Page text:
Lititz, PA(Zone 6b)

Time for a fresh thread:

Here are some new ones from our yard:

Osteospermum going strong - annual type
Annual - unsure which
Annual - Diascia and friends
Annual - zinnias, which are my new favorite annual
Yellow - Omg I'm totally blanking on the name of this plant but I got it from someone at the swap

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Lititz, PA(Zone 6b)

We came from here

Lobelia gerardii Vedrariensis
NOID Phlox - this one broke in half last year so this is its first blooming season
NOID Campanula
Persicaria affinis 'Darjeeling Red' 
NOID Phlox from Aspen at the swap

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Lucketts, VA(Zone 7a)

Believe your "Yellow-Omg" is Corydalis lutea.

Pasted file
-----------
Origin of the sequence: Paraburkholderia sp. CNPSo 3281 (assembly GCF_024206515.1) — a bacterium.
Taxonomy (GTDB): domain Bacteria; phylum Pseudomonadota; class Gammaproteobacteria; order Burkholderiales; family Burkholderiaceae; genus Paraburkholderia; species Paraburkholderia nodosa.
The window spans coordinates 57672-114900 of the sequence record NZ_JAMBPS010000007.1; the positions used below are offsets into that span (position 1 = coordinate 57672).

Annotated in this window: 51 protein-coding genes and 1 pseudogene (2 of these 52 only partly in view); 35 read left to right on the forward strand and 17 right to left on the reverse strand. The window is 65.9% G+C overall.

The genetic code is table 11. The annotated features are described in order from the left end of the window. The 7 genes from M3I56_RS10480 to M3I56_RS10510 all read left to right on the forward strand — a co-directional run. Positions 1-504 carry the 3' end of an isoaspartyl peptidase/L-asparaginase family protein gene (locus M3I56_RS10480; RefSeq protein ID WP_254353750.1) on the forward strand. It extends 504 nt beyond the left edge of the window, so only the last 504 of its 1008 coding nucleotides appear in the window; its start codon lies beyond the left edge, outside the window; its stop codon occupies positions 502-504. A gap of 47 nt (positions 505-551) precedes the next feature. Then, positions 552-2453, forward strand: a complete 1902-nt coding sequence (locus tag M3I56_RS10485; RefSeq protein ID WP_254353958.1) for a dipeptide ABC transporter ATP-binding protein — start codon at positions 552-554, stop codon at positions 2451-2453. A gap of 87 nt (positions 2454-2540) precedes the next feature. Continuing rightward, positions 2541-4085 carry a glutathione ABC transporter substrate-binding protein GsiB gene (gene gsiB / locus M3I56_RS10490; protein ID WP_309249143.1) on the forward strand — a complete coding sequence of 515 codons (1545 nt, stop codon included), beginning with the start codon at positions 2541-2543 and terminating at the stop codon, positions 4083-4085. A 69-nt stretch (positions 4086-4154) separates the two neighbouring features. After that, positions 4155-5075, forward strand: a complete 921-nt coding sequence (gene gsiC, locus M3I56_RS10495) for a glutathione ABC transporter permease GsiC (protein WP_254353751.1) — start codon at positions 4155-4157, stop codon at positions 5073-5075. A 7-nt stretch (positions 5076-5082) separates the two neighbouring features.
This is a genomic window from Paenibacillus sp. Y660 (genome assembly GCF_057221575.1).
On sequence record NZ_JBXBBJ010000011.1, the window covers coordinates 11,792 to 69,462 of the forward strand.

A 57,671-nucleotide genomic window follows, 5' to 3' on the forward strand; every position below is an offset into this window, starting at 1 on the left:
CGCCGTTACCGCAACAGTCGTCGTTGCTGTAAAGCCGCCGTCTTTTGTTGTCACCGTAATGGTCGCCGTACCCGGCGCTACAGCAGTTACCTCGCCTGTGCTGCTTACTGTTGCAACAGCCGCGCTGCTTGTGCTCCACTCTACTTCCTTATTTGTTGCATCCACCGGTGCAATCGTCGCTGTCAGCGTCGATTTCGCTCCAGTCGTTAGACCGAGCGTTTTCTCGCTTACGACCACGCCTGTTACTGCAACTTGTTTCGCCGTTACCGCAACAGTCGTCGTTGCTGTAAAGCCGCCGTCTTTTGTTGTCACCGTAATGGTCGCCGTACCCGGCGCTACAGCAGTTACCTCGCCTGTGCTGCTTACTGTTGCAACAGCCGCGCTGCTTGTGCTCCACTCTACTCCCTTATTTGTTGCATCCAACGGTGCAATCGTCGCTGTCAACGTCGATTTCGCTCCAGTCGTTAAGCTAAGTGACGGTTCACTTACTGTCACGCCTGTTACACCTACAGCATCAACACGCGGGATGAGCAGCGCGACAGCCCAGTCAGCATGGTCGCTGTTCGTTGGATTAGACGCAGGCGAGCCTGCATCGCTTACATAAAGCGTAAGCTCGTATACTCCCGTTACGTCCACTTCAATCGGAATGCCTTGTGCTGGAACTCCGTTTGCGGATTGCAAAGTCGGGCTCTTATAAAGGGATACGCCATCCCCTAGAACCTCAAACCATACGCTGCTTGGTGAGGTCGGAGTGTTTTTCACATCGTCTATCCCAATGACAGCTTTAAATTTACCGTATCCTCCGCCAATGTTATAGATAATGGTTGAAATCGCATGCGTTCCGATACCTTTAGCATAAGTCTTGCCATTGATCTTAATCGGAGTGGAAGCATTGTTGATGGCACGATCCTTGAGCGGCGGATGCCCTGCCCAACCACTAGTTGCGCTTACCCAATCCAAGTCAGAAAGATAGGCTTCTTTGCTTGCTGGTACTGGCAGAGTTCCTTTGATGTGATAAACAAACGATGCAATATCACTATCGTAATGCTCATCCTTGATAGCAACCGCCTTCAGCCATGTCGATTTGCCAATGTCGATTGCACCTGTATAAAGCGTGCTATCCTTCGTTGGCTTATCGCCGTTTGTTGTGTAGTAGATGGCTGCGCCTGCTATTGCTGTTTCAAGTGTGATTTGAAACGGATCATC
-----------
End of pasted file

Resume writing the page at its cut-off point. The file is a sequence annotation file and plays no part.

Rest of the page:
Central, MD(Zone 7a)

I second that David. Mine had been blooming for what seems like a month. Great plant.

Anne Arundel,, MD(Zone 7b)

Corydalis lutea, mmm, I am not quite as in love as when I first got it. To me, the looks are offset some by the unpredictable self sowing, and mine would dry up in spring after the bloom, I wonder if this years frequent rain has kept them blooming for you guys.

I am more fond of Corydalis cheilanthfolia

It's a smaller overall more compact plant (but not tiny) very pretty ferny leaves. The flowers are more delicate. I can get you started on it, I have plenty going.

My pink Brug has been flowering but Dr Seuss and Maya are still holding off giving me their first flowers. Pink is in a place with more moisture, but I've really tried to keep up with the other two, and they have grown well. Just biding their time

Lititz, PA(Zone 6b)

Thanks guys, I had a brain fart...LOL

I'll take one of those Sally, they're beautiful :)

Silver Spring, MD(Zone 7a)